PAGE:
Rush Hour 3 is an abomination of a movie. No part of its story, comedy, or action is worth even a second of your time. Which isn’t surprising, when you consider that it was directed by the all-around cretin that is Brett Rather and has an uncredited cameo by Roman Polanski.
However, while Rush Hour 3 fails with all of its cinematic intentions, I must finally admit that there’s one element of the 2007 buddy-comedy action flick that always delivers for me.
I am, of course, referring to the blooper reel that plays during its closing credits, which always made me giggle like a child. When I first watched Rush Hour 3 upon its release in 2007, that was the only aspect of the film that actually made me laugh. A lot. Not enough for me to pay to see it again. When people criticized the movie, while I’d agree with their conclusion, I’d also quickly add the caveat, “At least the bloopers were funny.” It always fell on deaf ears. In fact, I would often feel them quietly judging my taste.
I was really hoping that, years after Rush Hour 3’s release, I wouldn’t still find the sight of Jackie Chan and Chris Tucker goofing around on set, messing up their lines, and having such a fun time making this drivel so enjoyable.
A few days ago, inspired by this momentous anniversary, I decided to put my sense of humor to the test. Maybe I’d matured since the last time I’d watch the movie, years ago. Maybe my childish love of Rush Hour’s bloopers was just a phase. Maybe I’d be so disgusted by my previous predilection for this tomfoolery that I’d then order and maybe even read a P.G. Wodehouse novel.
Instead, I was once again utterly delighted by Rush Hour 3’s on-set mistakes. Instantly, I could see just how happy Chan and Tucker were to be reunited with each other in front of a camera. I also enjoyed the tiny insight into how much sweat and effort is required by the pair to either create a laugh or complete a stunt. All of which just comes naturally to them.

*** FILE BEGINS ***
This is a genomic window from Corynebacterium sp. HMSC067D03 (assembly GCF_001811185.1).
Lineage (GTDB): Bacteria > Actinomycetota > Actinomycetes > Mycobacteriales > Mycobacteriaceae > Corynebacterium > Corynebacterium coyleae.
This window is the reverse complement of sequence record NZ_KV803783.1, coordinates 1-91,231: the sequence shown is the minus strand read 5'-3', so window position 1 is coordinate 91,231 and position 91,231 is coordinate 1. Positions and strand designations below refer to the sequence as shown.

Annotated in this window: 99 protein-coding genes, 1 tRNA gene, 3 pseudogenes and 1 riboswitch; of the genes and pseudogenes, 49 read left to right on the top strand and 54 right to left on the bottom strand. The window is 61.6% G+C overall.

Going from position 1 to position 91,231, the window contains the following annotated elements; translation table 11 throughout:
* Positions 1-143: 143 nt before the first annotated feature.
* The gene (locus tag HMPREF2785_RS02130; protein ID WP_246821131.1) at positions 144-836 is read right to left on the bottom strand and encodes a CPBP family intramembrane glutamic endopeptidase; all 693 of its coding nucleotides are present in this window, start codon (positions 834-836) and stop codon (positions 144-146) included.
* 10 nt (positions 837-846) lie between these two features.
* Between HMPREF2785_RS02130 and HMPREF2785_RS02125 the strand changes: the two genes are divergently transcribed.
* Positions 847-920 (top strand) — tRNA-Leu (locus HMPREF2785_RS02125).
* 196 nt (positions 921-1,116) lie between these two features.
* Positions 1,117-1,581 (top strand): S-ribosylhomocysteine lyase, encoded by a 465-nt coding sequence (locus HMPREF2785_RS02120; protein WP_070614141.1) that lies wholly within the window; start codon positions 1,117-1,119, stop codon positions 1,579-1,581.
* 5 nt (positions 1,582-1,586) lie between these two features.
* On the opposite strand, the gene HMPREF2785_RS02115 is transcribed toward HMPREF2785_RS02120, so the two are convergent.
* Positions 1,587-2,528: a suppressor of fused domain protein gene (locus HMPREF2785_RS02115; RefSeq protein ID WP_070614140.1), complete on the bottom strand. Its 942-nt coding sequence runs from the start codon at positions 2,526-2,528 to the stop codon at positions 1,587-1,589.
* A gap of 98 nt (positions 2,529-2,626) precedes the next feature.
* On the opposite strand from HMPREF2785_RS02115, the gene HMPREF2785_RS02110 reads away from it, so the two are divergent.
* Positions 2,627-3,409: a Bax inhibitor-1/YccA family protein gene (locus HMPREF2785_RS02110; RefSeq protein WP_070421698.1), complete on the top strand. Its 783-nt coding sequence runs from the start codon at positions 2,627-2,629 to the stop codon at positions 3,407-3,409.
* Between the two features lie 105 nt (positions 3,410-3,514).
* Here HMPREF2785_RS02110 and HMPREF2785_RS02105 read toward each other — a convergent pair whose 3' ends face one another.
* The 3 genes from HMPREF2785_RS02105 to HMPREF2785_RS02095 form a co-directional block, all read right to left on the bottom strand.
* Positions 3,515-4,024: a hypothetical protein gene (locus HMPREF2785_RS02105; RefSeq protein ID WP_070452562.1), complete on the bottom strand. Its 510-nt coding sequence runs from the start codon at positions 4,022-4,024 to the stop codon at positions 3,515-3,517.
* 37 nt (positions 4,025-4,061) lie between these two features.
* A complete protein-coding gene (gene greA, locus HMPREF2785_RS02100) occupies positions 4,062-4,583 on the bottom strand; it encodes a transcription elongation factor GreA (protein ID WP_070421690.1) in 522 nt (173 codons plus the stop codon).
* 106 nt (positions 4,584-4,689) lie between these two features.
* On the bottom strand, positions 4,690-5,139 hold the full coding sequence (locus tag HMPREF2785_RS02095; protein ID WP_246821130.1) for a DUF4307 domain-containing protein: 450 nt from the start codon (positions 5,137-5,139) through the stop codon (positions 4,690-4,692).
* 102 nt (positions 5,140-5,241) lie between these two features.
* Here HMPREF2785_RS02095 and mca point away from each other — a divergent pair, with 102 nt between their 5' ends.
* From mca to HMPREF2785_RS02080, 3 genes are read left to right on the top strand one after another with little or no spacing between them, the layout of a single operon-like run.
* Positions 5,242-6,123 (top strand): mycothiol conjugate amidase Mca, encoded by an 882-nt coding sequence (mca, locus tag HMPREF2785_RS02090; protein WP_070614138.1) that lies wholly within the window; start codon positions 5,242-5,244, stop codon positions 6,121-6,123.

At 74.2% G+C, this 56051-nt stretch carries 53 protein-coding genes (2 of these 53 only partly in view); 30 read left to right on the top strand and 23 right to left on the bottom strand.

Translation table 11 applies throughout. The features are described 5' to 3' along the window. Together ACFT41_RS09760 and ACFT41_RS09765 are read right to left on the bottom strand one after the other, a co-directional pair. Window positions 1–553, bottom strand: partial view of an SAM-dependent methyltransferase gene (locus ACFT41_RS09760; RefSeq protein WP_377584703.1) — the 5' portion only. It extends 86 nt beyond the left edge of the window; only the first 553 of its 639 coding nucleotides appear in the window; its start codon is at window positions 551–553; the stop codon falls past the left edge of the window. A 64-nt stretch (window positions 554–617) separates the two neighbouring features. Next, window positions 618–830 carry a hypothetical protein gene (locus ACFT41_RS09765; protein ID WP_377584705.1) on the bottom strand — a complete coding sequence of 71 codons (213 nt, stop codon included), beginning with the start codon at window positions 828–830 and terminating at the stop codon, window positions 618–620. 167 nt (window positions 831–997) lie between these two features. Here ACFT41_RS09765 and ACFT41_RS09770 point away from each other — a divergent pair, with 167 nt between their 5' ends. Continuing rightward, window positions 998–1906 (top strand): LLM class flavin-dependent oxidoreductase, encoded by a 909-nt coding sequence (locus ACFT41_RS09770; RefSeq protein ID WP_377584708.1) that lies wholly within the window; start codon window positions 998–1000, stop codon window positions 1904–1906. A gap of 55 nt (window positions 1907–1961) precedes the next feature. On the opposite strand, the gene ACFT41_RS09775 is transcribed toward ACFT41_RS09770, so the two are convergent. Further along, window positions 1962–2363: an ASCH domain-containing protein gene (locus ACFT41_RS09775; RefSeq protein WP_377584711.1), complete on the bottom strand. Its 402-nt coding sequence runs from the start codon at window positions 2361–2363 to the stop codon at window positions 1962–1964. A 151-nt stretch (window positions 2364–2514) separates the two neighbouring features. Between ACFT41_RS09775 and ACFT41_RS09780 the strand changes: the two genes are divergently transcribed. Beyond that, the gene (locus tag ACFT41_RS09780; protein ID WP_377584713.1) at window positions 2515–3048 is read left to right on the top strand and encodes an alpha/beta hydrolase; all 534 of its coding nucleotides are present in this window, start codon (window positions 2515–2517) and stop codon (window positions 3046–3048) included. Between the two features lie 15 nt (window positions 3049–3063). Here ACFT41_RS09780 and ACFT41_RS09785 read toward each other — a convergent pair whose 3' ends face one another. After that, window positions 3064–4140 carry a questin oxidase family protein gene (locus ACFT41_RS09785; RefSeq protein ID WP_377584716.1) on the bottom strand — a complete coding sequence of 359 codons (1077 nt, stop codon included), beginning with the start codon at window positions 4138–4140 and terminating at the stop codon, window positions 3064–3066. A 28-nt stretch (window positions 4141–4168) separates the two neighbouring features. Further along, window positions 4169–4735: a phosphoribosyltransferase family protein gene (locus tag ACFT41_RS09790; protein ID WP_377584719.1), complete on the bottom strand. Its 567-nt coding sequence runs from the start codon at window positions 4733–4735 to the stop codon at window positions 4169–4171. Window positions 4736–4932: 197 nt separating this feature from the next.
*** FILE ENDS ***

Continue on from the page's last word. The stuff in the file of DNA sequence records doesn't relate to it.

The rush of nostalgia also convinced me to instantly click onto the blooper reels for its two predecessors, too. After briefly wondering exactly where and when my cultural taste had soured, I decided to forget the naysayers and actually embrace this guiltiest of pleasures.
Rush Hour 3 is full of predictable, scripted jokes that are telegraphed from a mile way. But its bloopers are funny because you can never see them coming. Tucker saying, “For the last three years, I’ve studied the ancient teaching of booty,” instead of, “Buddha,” shouldn’t provoke such a hysterical reaction. But there’s clearly so much pressure on the cast and crew to deliver a fun and entertaining movie that when someone makes an innocent mistake like this, it gives everyone on set the chance to relax and break the tension.
The booming sound of laughter from behind the camera is so pure and contagious that the good vibes travel through the screen and inspire you to feel the same.
My own personal favorite goofs are Tucker screaming at Hiroyuki Sanada’s villainous Kenji, “You’ve been trying to kill us ever since the start of this damn movie,” and then Tucker pleading to Chan, “I’m not your brother? [After] all the stuff we’ve been through—Rush Hour 1, Rush Hour 2.” These quips are just so simple and instant, there’s no time to even think about why they’re funny. You just have to laugh at their quick-paced absurdity.
Seeing the way that Tucker and Chan interact during these spontaneous moments proves just how much affection they genuinely have for each other, too. Even when Chan is struggling with his lines, Tucker sits next to him patiently and offers an encouraging giggle. Their organic patter helps explain how the Rush Hour trilogy went on to gross just under $850 million worldwide, despite such middling reviews.
It’s not just laughs that the Rush Hour 3 bloopers provide. You even get to see how much Chan is willing to put his body on the line for these movies. An errant knife just misses him as he dangles off the edge of a doorknob and he flips a wooden stool straight into his throat. Sure he’s being paid handsomely. But rather than using a stunt double, he’s the one going to incredibly lengths all for our entertainment. At the age of 53, too.
Does all of this suddenly make Rush Hour 3 a good movie? No. It’s still dumb and forgettable. But the bloopers are a reminder that no one makes a bad film intentionally, and everyone involved is just trying their best. Even when they mess up.